+++++ Make sysinternals software integrated in soem way into OS because taskmanager and Defraggler has do few options

    +++++ Give TaskManager or Process explorer with many craphic colors so people understand more how much is prefetched and how much of it is in real use by the programs

    +++++ All that we wish is speed and clean and leanness in OS

    +++++ Respect peoples needs and try do blend them in OS

    Keep the good work and don’t disappoint us 😛

  44. domenico says:

    @prixel

    inherent Ecosystem ??

  45. Fredledingue says:

    I’m glad we are talking about our view of the ecosystem because it puts things in their place. This discussion can help erase some stereotypes.

    I’m pesonaly interrested in this discussion because I’m a philosopher and Windows plays an important role in our cultural environement. The way the next windows release will be designed will influence the daily life and work of billions poeple.

    Just think how many days of work one hundred millions poeple spending 2 minutes for, say, disabling superfetch. I calculated it makes 1600 payroll years lost, just disabling superfetch (assuming they do it at work – 380 real years otherwise)! Imagine the economic loss, globaly, of such insignificant thing…

    That’s why it’s extremely important that Microsoft not seek to talk only with industrial partners or huge incorporated clients. The "enthousiasts" plays an important role because what they say (what we say on this blog comments and on other forums) are things that will never appear in the statistics and will never be told by OEM partners. We are the voice of the millions of individual users. Not a perfect voice, but a voice nonetheless.

    The difference between us, the "enthousiasts" and the pa-and-mum and my sister type of users is that we know why, technicaly, they don’t like Vista (or why they like it if you will).

    If Windows 7 developement reflects this view, I’m convinced that it will be a major version.

  46. marcinw says:

    @Kosher,

    yes, I can read on more and more forums, that Windows 7 M3 is looking like Vista (I understand, that it’s normal to start work from previous version, but in situation, when Vista and Vista interface is not too liked, it’s a little strange for me) and the most notified changes are such "great" features like ribbons in default applications or new calculator…

    if this is future, I will be not PC probably 😉

  47. jipper says:

    "yes, I can read on more and more forums, that Windows 7 M3 is looking like Vista (I understand, that it’s normal to start work from previous version, but in situation, when Vista and Vista interface is not too liked, it’s a little strange for me) and the most notified changes are such "great" features like ribbons in default applications or new calculator…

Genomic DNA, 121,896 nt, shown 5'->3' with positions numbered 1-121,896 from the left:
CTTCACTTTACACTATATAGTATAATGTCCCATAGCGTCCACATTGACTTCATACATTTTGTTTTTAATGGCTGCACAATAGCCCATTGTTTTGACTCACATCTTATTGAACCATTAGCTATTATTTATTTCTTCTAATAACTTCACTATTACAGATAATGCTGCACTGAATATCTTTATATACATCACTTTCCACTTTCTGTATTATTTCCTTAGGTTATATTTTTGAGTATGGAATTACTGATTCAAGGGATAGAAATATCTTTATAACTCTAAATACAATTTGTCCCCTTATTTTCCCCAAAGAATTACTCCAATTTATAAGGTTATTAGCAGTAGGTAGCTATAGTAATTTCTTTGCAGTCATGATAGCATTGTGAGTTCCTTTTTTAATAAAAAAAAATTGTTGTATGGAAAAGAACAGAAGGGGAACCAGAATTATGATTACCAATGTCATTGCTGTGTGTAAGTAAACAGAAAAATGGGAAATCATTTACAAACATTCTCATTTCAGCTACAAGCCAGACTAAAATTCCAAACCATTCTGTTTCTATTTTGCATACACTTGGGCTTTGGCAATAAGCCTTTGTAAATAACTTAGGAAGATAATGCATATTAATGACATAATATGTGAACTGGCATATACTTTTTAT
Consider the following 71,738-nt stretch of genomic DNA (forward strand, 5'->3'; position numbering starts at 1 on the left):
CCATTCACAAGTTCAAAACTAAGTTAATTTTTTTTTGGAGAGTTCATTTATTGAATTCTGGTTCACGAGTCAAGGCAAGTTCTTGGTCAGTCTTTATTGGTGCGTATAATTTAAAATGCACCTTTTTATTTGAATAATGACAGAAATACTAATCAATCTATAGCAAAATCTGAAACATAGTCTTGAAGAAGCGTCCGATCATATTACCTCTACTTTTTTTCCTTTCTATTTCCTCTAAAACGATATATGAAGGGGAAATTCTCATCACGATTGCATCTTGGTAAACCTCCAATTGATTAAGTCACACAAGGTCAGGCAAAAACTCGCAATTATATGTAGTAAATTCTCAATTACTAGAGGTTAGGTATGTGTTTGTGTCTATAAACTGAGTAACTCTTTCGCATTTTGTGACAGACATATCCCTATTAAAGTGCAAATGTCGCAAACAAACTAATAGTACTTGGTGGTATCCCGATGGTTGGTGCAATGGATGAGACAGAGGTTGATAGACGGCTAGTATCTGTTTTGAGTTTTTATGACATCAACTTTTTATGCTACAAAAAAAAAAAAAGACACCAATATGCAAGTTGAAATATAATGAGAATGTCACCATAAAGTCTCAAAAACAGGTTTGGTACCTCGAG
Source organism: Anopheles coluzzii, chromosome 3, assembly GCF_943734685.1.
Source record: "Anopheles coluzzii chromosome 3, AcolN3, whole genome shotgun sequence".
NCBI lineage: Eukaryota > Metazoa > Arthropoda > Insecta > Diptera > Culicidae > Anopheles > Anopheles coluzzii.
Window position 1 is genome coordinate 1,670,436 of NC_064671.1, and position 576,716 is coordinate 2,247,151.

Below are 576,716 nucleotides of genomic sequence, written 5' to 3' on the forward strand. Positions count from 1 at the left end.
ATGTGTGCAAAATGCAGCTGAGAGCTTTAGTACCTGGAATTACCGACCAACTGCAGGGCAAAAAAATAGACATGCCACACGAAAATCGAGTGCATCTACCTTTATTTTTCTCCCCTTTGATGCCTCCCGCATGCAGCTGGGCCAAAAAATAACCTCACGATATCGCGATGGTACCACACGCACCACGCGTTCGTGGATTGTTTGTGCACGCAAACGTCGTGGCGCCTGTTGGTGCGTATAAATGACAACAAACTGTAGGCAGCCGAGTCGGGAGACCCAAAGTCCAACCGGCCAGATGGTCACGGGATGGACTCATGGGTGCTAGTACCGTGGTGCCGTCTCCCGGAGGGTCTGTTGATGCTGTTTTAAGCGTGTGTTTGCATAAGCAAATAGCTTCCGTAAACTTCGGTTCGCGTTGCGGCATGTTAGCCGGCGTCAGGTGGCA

if this is future, I will be not PC probably ;-)"

    I would like the windows 7 interface to be "simpler". I have nothing against a managed desktop or pixel shaded windows, but I think the vista ui could have been just a bit more clean from lines and stuff :)

  48. karthikrg says:

    I wouldn’t mind if the UI look was similar or heck even the same as vista. But do remove some glaring UI inconsistencies in the interface. For starters please trash that Windows 95 style look for Wordpad. :)

  49. Urvabara says:

    Yes, I know; wrong thread for a wish list, but here goes nothing.

    I want Windows 7 to have:

    – Fonts with all the glyphs in Unicode 5.1

    – Finnish Speech Recognition

    – Finnish SAPI Speaker (male and female voices)

    – Both 64-bit and 32-bit versions on the same DVD disc

    – Ability to run old 16-bit DOS and Windows programs without installing VMware or VirtualPC. If I just double click the 16-bit calendar.exe, I want it to start without error messages (even in 64-bit Windows 7!)

    – WinFS

    – Windows PowerShell

    – Virtual desktops

    – Packet management

    – Unix-like directory structure (drive letters (from A: to Z:) could run out so easily!)

    – Mount-command (DOSBox has mount-command! http://www.hackszine.com/blog/archive/dosbox-vista.png)

    – Support for more than two physical processors

    – Support for larger amount of RAM

    – Support for (U)EFI (even in the 32-bit Windows 7!)

  50. babakrezai says:

    What kind of work has been done by Microsoft to get CableCard capability for media centers to smaller PC Makers?

    Thanks

  51. babakrezai says:

    What kind of work has been done by Microsoft with Cablelabs to get CableCard capability for media centers to smaller PC Makers?

    Thanks

  52. lyesmith says:

    WinFS,

    Thing is NTFS is a bit old. You need a replacement. Probably not WinFS though.

    I mean drive letters??? I found for exp search on Mac or Linux much faster. The filesystem is more responsive. You can rename or move files while they are open.

  53. Eghost says:

    Most of the buzz on the web and a fair amount in this blog is the UI, Yet the UI team still has not come up with a UI suggestions, or preferences, or engineering the UI.  Why dose Microsoft,to use your new battle cry, "Put up Walls" with this aspect of Windows?  It seems to me Microsoft is at all cost avoiding, what is the most important and personnel function of any OS, how people interact with it.  To most Vista is miserable, to quite a few the Ribbon is flawed, yet according to the buzz the ribbon is the new way. That could be bad or that could be good.   I shake my head, instead of having a true open debate, you let a few people decide what millions of your customers may or may not want. Look at the UI in IE8 it’s the same UI in Vista, it’s the same UI in IE 7, It was to most the number one complaint about IE 7.  Is it being blind, or arrogance, or not wanting to admit mistakes. I’m not so sure any more.  I would like to see Microsoft have a real open discussion on the UI,  others wise this will wind up just being Windows with Walls….